Living in a time period characterized by male dominance, Ma Joad defies the domestic role of a housewife as she takes command of her family in the face of unsurmountable odds. Although Steinbeck originally describes the Joads as a patriarchal family, he shifts the power into Ma's hands as she assumes the ultimate responsibility of making decisions. While Pa "breaks" (Steinbeck 6) under the deplorable living conditions, Ma remains strong for the sake of her family. In fact, she sacrifices her mental well-being by sleeping next to Granma's corpse, simply to ensure the family can cross the Californian border. Marvelled by her strength, the family receives courage to continue their journey despite the setbacks.
Presenting a progressive change in Ma's demeanor, Steinbeck portrays Ma as increasingly bold and authoritative. When Tom suggests the family continue driving, while he and Casy repair the car, Ma releases her frustration. Taking a jack handle in hand, she scolds, "You done this 'thout thinkin' much.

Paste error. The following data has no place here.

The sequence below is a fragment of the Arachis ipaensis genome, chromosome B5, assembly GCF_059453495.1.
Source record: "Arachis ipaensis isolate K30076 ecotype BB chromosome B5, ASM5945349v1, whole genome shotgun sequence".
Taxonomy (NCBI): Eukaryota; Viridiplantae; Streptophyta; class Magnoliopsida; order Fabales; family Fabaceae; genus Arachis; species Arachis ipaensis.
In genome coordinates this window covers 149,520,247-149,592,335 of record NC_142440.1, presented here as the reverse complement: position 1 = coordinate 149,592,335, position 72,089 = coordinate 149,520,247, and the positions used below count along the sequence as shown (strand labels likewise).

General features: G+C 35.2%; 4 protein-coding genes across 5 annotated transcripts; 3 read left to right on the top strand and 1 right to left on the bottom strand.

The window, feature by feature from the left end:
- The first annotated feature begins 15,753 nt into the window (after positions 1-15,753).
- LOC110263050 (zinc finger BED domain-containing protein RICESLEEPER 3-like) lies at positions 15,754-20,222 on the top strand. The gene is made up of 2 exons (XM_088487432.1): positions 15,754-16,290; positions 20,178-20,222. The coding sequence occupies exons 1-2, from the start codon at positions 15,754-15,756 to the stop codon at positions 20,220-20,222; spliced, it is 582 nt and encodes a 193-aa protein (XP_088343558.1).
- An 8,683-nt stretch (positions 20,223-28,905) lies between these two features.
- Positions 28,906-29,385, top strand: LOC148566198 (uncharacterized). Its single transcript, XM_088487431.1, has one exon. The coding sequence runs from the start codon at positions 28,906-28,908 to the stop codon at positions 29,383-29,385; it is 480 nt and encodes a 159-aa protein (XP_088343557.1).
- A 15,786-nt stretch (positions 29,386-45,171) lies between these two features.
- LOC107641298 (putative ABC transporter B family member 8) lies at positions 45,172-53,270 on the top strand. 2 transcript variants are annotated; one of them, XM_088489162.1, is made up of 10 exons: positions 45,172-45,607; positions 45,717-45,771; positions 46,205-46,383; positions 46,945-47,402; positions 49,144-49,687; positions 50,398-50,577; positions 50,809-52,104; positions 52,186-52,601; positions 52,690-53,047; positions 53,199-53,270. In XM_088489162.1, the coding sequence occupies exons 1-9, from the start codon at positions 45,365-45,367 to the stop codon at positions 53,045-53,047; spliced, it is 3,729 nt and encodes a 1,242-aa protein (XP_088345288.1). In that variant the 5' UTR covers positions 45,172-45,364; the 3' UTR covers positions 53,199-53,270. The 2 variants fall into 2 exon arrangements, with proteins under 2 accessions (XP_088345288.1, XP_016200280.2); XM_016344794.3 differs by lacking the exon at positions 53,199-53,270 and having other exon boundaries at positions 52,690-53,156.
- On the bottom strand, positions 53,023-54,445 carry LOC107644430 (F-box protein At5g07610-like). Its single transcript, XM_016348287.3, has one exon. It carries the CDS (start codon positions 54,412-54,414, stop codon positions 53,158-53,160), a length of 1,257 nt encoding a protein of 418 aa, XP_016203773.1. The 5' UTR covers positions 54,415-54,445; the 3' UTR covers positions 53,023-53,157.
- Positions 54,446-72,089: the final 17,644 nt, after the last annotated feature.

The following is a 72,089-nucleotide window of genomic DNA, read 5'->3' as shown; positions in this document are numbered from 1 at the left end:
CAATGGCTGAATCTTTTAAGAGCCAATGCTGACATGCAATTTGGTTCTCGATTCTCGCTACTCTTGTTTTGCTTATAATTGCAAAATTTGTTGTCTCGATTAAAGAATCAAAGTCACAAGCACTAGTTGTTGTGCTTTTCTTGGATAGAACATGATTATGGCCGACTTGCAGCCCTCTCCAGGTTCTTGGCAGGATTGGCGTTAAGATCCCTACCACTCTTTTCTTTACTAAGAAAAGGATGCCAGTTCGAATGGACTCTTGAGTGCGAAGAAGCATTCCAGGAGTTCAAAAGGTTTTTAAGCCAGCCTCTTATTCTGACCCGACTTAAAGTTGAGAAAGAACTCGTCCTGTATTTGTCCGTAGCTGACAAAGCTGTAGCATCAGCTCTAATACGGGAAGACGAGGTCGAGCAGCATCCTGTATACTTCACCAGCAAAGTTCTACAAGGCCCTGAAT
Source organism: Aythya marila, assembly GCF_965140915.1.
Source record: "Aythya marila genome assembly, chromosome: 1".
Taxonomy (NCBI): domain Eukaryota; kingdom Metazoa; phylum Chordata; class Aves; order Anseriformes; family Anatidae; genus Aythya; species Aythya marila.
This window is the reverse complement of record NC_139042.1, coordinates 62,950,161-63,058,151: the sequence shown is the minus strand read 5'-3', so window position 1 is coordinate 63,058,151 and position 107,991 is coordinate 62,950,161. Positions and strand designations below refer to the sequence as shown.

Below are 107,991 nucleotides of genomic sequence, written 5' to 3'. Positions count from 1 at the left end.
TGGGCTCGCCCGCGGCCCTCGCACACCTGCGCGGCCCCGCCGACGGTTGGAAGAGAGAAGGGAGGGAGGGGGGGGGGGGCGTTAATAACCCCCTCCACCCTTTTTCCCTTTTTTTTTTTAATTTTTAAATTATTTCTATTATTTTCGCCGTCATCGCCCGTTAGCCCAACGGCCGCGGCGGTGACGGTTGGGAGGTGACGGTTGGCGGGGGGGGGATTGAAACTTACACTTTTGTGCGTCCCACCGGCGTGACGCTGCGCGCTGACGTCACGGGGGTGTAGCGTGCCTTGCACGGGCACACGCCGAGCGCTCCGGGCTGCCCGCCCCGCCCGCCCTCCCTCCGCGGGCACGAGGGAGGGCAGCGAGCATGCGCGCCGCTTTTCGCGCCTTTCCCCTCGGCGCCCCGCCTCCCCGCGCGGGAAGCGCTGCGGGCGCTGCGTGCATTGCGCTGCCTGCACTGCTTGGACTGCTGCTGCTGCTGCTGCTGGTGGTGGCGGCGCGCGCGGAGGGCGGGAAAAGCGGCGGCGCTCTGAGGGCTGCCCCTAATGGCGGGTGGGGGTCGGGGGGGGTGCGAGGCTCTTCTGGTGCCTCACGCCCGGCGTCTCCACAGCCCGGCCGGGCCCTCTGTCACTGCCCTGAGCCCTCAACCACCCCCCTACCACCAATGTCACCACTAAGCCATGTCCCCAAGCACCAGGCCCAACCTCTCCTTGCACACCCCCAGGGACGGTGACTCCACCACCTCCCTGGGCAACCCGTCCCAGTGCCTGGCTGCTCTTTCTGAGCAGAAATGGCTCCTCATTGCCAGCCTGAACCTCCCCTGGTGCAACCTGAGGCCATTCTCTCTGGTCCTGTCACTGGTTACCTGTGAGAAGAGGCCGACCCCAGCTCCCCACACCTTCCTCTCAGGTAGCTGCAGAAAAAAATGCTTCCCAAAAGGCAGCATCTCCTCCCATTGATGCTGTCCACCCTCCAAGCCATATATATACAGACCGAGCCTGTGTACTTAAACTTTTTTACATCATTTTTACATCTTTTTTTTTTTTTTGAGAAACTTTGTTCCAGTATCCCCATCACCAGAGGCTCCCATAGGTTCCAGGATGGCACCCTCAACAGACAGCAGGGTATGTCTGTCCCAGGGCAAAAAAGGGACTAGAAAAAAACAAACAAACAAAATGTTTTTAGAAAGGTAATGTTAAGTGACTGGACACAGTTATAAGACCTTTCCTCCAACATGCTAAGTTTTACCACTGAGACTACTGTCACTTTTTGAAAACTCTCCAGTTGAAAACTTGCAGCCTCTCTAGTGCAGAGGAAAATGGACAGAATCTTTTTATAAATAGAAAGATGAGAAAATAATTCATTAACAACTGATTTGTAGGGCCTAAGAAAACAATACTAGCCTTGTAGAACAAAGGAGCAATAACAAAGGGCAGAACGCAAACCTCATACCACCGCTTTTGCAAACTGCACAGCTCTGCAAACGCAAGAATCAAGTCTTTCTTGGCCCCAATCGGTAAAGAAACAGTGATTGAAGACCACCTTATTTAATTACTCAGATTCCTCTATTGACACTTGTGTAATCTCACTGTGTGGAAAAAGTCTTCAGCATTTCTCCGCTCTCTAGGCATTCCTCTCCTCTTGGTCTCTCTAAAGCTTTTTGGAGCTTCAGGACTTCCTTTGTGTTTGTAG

What we got lef 'in the world'? Nothin' but us. Nothin' but the folks" (230). With this act of forceful leadership, Ma Joad becomes "the power" (231). Additionally, Ma demonstrates her authority when she makes a decision without consulting the family. Hearing news of a job in northern California, she responds,"'We're a-goin...I don' care what the pay is. We're a-goin'" (479). Pa appears apprehensive of this takeover when he complains,"'Seems like times is changed. Time was when a man said what we'd do. Seems like women is tellin' now'" (Steinbeck 481).
While the entire novel discusses the elevating role of women in society, the final paragraph serves as its basis. Both Ma and Rose of Sharon experience the loss of a child, which explains their maternal love toward mankind. By beastfeeding the starving man in the barn,